Each character is smartly sketched and distinct. There’s an English librarian whose father was spirited out of a Nazi concentration camp by Edith Piaf’s entourage after a concert. There’s a back-up singer discovered by Patsy Cline not long before the plane crash that took the star’s life.

Bernadette Robinson’s talent for vocal impersonation inspires … close your eyes and you might as well be listening to the originals.

A powder room attendant going through a messy divorce spills her guts to Judy Garland. An Irish maid recalls her time aboard Aristotle Onassis’ luxury yacht (and the immortal voice of his lover, Maria Callas, singing at night). And a journalist, keen to escape the fashion pages, sets up an interview with Billie Holiday at the height of her powers.

Robinson slips into each character with ease.

Robinson slips into each character with ease.

Robinson slips into character as if each were a tailored garment, and you can only admire the precision of her accents and her deftness at drawing the audience conspiratorially into each tale. But it’s her talent for vocal impersonation – for channelling the spirit of these great and charismatic women of song – that inspires the loudest applause.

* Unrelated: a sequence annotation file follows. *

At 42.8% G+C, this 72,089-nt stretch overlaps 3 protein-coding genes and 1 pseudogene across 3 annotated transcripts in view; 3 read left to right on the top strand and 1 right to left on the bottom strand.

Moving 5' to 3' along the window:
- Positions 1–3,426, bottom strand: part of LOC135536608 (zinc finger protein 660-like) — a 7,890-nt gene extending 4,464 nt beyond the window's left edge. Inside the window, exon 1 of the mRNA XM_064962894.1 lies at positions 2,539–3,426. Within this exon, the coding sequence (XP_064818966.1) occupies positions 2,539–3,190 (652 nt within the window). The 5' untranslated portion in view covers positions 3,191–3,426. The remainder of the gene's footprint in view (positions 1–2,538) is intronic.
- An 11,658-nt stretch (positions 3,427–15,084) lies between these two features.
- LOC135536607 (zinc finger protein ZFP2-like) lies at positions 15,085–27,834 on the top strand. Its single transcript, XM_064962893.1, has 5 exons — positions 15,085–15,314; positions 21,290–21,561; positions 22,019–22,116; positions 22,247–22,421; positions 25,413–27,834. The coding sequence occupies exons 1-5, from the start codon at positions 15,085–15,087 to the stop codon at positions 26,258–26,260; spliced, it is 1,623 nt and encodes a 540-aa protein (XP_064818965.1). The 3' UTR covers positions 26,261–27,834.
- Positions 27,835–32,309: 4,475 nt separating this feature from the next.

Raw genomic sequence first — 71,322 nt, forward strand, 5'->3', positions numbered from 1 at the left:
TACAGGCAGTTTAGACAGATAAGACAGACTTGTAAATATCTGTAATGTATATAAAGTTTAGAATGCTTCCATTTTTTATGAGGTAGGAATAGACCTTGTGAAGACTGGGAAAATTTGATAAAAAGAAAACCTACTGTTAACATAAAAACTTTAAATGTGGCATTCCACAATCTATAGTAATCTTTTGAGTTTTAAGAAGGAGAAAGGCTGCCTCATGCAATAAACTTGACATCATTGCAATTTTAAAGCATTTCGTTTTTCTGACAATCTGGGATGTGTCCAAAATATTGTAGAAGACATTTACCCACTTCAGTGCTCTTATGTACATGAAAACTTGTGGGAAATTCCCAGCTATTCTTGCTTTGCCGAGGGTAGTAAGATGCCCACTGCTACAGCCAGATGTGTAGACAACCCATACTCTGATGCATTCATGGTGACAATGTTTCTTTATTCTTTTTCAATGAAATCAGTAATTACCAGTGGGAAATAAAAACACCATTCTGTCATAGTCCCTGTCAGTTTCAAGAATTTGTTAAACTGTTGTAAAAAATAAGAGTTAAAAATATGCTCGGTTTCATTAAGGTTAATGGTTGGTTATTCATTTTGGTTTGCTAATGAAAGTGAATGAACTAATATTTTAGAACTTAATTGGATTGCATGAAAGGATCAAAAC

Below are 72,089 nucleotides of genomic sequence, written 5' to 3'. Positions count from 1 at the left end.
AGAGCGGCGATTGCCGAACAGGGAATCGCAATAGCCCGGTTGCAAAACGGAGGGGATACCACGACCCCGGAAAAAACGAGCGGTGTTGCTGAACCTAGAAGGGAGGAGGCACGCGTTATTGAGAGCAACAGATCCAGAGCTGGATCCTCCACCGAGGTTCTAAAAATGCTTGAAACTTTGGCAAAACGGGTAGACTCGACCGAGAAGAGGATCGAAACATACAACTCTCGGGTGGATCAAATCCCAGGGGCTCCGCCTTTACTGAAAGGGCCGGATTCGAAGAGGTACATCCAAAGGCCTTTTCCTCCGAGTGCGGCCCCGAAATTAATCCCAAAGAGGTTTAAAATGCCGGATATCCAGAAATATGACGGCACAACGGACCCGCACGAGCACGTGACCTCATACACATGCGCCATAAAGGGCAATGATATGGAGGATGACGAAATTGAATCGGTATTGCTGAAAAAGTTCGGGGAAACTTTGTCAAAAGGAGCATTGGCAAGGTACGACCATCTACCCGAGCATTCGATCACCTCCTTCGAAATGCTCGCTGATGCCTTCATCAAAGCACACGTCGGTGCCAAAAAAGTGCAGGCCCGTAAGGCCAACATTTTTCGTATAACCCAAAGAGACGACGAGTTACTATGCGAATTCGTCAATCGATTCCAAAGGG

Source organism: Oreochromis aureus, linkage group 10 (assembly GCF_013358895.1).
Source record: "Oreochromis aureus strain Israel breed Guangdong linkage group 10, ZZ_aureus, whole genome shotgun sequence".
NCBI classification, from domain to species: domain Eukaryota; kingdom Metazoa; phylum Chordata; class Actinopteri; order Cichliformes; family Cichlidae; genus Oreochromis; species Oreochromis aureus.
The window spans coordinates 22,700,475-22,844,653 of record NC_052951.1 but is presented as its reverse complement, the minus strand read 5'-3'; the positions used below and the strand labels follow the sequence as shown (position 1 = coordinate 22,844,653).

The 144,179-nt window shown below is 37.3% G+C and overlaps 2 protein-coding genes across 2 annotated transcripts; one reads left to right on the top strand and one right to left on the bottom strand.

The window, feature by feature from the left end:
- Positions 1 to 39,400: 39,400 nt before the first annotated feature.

She can sing the vaulting arias of Callas or Piaf’s trenchant Non, je ne Regrette Rien, the honeyed well of Cline’s classic country voice or the enormity of the suffering in Holiday’s Strange Fruit, with such impeccable mimicry that the singers live again. Close your eyes, and you might as well be listening to the originals.

If anything, Songs For Nobodies has improved with age. It’s tighter, more confident and relaxed, and between Murray-Smith’s crisp writing and Robinson’s staggering performance, it should please new audiences, and those keen to see it again.



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